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Stop Sprawl
Fall 2000 Sprawl Report

States at a Glance: Wisconsin

Downtown Development Plan
(Racine)
Bringing People Back Downtown
Hawk's Landing
(Dane County)
Isolated Houses Add Traffic, Kill Open Space


Downtown Development Plan
(Racine)
Bringing People Back Downtown

The development plan for downtown Racine demonstrates how communities can revitalize their city centers, even after decades of stagnation. The plan includes new housing, a lakefront hotel, office buildings, parks, retail stores and cultural resources. The developers recognize that the value of a vital city center extends outward to the farm land that is no longer threatened by suburban sprawl, to open space that will be preserved, and to residents who will enjoy a higher quality of life.

An important component of the plan is to attract people back to the downtown by building row houses, small-lot, single-family homes and condominium-style apartments. An old YMCA will be converted into housing for senior citizens.

With changes to the streets and sidewalks that will make the area more pedestrian- and bike-friendly, residents of the downtown will have less reason to drive. For commuters needing to reach points beyond Racine, the plan includes a restoration of commuter rail service to Milwaukee and Chicago, and a new bus transit center in the heart of downtown.

Fewer cars means fewer parking lots -- and this has spurred developers to replace a large parking lot and boat ramp with a 3.5-acre waterfront green space connected to the city center by a three-block-long parkway. Also, a two-mile pedestrian and bike path will wrap around downtown Racine along Lake Michigan and the Root River. Green spaces will be publicly owned and protected in perpetuity.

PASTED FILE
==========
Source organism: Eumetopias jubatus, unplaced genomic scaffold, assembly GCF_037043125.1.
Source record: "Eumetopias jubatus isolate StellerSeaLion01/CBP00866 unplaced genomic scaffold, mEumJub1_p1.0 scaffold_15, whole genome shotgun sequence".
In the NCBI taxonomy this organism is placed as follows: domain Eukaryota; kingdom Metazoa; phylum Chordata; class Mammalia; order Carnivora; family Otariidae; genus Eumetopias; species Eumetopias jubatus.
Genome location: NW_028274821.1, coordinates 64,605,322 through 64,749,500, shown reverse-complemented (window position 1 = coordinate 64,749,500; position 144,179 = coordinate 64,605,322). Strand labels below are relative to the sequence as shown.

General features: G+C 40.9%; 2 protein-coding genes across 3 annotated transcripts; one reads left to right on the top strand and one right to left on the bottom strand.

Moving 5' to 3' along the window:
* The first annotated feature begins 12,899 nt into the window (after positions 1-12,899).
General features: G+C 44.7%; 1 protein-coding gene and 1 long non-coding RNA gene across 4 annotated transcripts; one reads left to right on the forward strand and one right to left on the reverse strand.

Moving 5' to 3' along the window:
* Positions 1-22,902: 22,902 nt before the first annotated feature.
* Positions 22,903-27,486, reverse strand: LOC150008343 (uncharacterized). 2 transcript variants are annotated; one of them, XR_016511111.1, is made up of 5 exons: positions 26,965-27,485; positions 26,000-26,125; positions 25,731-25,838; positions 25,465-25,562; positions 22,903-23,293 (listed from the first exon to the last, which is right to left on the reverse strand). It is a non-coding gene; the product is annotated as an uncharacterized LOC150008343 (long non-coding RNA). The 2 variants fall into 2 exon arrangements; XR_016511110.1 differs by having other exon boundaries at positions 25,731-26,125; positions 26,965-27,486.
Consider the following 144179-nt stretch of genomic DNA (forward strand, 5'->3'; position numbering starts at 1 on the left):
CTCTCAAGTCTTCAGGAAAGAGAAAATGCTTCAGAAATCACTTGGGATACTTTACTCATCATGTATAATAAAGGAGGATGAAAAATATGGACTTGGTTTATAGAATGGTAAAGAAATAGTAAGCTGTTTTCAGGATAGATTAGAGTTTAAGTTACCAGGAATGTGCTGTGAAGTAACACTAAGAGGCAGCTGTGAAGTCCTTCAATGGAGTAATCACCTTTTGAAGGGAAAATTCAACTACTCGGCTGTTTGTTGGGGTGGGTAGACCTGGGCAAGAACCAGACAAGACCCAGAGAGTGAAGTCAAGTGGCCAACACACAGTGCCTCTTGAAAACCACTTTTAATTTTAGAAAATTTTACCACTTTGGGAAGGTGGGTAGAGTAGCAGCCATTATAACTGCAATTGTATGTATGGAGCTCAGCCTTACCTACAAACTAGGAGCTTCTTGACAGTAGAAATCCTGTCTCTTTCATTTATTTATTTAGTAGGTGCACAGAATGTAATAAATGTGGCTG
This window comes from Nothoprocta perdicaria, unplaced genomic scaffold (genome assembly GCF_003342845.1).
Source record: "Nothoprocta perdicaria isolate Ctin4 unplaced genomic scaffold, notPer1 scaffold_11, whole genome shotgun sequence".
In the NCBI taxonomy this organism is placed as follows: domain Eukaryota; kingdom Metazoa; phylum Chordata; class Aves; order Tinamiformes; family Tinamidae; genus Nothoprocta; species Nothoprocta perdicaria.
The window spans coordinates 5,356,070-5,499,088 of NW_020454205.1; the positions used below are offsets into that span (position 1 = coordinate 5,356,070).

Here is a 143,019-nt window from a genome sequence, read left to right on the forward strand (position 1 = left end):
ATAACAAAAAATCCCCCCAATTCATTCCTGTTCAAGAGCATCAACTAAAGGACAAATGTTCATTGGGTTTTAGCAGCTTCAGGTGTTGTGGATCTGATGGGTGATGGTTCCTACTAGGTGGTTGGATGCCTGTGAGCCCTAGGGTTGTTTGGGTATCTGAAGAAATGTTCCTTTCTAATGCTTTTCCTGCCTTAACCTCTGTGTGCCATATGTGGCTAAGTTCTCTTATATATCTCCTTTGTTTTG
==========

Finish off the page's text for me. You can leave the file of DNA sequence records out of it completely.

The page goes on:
The business community has not been ignored. One of the first major developments announced after the completion of the downtown plan was a five-story office building designed by William McDonough, an internationally known "green" architect. In fact, the business community has shown its enthusiasm for the project by investing more than $50 million since the plan was adopted.


Hawk's Landing
(Dane County)
Isolated Houses Add Traffic, Kill Open Space

Although it has a Madison address, the only thing that connects Hawk's Landing to the larger city is a sewer line -- the development is actually located miles from town.

Chewing Up the Countryside: This 575-acre development will be built far from existing communities on farm land and open space.

The 575-acre development is located on rolling hills that were predominantly farm land and forest. Far from public transportation and surrounded by working farms, the development will harm these rural lands by adding an estimated 10,000 car trips per day.

Of course, some walking is available in the community -- to, from and around the golf course. Home prices reflect the golf course lifestyle, with prices starting at $250,000 -- over $50,000 more than the average price for a home in Madison and Dane County. In addition to the environmental nightmare of maintaining a golf course, the development is likely to cause severe stormwater runoff and groundwater contamination.

States at a Glance | Introduction | Resources | Acknowledgments


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